Statistical Analyses

So you have your data and you need to know what to do with it. Are you testing a hypothesis or making a predictive model? How is your data distributed (Normal, Gamma, Binomial, Poisson, or something else)? Is the data homoscedastic, structured temporally, spatially, or hierarchically? Which variables should be included in your statistical model?

How do you deal with these and many more questions? Even non-parametric tests have several key assumptions that, sadly, too many people are unaware of.

Choice of statistics: I will review your objective, experimental design, and data to determine the best statistical methods. I will provide you with:

  • the simplest analysis that answers your question correctly
  • a justification to make sure you understand the choice
  • a list of diagnostics to be done, and how these will guide your analyses


Completed analysis: If you are not comfortable or do not have the time to perform the analysis yourself, I can do it. I will provide:

  • information about the choice of statistics as above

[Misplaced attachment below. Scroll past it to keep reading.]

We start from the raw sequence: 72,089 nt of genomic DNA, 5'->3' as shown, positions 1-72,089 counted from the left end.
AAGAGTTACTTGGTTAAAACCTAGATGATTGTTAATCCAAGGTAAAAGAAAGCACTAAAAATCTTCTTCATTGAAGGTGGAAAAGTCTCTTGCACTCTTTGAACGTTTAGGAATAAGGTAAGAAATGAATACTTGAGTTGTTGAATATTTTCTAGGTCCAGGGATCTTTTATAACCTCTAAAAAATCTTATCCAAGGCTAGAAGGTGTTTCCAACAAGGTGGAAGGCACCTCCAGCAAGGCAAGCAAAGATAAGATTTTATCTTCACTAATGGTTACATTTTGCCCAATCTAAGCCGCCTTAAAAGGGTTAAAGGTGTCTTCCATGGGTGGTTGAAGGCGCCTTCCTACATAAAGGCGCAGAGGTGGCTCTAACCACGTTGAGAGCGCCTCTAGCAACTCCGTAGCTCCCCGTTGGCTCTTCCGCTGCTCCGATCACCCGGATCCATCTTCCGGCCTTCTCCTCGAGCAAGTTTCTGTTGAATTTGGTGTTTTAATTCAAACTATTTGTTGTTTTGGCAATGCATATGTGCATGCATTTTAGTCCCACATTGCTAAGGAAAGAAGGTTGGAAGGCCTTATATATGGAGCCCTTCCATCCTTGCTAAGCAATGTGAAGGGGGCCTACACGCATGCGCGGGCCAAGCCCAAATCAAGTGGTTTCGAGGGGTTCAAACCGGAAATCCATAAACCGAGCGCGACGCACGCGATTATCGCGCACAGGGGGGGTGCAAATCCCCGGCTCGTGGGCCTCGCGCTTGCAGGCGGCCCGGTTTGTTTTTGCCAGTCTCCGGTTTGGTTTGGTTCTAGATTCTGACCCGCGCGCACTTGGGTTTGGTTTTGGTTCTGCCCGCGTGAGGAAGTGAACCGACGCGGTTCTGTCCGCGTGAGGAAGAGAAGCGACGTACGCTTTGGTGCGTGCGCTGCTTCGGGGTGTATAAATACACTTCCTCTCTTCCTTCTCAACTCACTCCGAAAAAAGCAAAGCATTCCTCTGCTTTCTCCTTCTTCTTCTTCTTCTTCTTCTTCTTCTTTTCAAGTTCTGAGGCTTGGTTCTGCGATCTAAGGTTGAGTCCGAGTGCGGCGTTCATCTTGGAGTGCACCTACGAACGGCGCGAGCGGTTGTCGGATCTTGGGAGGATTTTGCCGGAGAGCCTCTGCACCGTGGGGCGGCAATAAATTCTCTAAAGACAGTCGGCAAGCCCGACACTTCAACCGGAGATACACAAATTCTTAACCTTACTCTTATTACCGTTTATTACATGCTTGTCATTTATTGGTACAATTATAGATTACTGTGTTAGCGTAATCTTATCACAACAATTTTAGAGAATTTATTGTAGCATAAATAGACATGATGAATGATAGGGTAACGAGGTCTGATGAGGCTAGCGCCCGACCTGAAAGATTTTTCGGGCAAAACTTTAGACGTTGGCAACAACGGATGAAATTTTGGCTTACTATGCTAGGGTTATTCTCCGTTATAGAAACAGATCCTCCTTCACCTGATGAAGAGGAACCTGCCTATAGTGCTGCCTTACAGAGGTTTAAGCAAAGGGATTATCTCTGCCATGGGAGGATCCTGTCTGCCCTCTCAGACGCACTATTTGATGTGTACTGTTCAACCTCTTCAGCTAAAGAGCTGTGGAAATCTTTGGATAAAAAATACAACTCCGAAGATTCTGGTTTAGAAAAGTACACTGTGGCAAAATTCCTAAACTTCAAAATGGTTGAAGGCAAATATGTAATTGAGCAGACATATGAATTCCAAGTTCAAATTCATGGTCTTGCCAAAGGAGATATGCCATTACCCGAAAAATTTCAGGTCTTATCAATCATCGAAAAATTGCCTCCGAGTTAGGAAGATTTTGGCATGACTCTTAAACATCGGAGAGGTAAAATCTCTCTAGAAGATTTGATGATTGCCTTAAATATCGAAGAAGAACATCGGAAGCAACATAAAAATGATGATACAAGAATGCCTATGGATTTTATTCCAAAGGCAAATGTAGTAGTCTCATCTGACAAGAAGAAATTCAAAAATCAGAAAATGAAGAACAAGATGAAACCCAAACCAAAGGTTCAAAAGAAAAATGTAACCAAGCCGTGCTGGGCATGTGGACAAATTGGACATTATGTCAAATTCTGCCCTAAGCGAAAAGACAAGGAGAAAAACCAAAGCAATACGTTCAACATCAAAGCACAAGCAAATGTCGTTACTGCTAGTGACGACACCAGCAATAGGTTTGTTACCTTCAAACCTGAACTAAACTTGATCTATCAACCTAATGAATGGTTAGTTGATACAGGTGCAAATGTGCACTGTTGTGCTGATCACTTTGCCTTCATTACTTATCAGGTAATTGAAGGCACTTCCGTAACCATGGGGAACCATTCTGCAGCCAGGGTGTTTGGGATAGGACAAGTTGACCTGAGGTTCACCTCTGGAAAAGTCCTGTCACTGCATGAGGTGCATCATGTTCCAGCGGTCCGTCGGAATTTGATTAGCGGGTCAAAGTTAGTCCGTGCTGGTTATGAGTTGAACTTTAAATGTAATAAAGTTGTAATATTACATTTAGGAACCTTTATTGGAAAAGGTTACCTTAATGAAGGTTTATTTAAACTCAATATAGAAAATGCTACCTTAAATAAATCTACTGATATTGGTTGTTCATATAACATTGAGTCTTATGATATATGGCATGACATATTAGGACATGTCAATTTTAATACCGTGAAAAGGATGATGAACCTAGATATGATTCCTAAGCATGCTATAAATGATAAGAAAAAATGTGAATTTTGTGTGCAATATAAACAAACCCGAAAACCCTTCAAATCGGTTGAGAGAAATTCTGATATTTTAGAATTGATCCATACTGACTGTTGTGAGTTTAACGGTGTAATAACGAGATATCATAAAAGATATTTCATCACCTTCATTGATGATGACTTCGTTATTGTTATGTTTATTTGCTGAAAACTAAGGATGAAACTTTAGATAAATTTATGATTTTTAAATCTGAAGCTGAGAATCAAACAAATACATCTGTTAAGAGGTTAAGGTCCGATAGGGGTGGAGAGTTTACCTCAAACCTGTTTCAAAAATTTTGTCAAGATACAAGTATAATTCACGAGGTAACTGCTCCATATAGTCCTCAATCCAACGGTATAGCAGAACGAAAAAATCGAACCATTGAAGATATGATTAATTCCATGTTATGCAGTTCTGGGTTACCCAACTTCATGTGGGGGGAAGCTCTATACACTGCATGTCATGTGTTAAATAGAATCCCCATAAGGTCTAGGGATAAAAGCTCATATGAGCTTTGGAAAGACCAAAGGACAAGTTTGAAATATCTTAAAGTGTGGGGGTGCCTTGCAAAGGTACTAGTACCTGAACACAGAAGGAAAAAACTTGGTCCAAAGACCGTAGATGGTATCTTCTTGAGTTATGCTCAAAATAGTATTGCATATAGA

• the statistical results with their interpretation in relation to your question or objective
  • figures that illustrate your results. These can follow a specific format (e.g. A journal)
  • descriptive statistics and graphs of your data


Example of statistical analyses

  • choosing statistical methods according to your data and objectives
  • verification of assumptions and diagnostics
  • standard parametric tests: t-tests, ANOVAs, Pearson’s correlation, least square regression, general linear models
  • standard nonparametric tests: Kruskal-Wallis, Mann-Whitney U, Spearman correlation, and rank based methods
  • robust/resampling statistics: bootstrap, jackknife, permutations
  • nonlinear models: curve fitting, quadratic, exponential, logistic…
  • generalized linear models: Normal, Poisson (counts), Binomial (proportions), Gamma and other distributions, generalized estimating equations
  • mixed models: fixed factor, random factor, correlation structure
  • survival analyses: Cox proportional hazard, time-dependent variables
  • phylogenetic regression: sequence alignment, tree building
  • model selection: information criteria, AIC, BIC, QIC, model averaging